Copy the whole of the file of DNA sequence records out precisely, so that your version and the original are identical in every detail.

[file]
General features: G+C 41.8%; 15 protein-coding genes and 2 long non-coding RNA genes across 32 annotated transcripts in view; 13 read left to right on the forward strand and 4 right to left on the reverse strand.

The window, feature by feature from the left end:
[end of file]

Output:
General features: G+C 41.8%; 15 protein-coding genes and 2 long non-coding RNA genes across 32 annotated transcripts in view; 13 read left to right on the forward strand and 4 right to left on the reverse strand.

The window, feature by feature from the left end: